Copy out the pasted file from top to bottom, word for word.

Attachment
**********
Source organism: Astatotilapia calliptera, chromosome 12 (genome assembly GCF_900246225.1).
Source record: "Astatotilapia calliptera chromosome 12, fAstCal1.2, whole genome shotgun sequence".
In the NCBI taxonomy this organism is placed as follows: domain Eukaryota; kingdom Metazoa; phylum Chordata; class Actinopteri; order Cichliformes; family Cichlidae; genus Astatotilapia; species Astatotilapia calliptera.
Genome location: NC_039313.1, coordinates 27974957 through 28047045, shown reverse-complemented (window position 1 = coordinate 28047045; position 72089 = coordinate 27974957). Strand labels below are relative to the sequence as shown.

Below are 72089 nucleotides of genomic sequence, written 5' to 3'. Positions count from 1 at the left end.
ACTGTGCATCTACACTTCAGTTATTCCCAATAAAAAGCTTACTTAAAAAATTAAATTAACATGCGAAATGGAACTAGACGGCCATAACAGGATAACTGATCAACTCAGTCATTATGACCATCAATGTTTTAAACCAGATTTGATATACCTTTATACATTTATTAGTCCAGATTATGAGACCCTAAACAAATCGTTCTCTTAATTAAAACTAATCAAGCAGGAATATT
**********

Source organism: Astatotilapia calliptera, chromosome 12 (genome assembly GCF_900246225.1).
Source record: "Astatotilapia calliptera chromosome 12, fAstCal1.2, whole genome shotgun sequence".
In the NCBI taxonomy this organism is placed as follows: domain Eukaryota; kingdom Metazoa; phylum Chordata; class Actinopteri; order Cichliformes; family Cichlidae; genus Astatotilapia; species Astatotilapia calliptera.
Genome location: NC_039313.1, coordinates 27974957 through 28047045, shown reverse-complemented (window position 1 = coordinate 28047045; position 72089 = coordinate 27974957). Strand labels below are relative to the sequence as shown.

Below are 72089 nucleotides of genomic sequence, written 5' to 3'. Positions count from 1 at the left end.
ACTGTGCATCTACACTTCAGTTATTCCCAATAAAAAGCTTACTTAAAAAATTAAATTAACATGCGAAATGGAACTAGACGGCCATAACAGGATAACTGATCAACTCAGTCATTATGACCATCAATGTTTTAAACCAGATTTGATATACCTTTATACATTTATTAGTCCAGATTATGAGACCCTAAACAAATCGTTCTCTTAATTAAAACTAATCAAGCAGGAATATT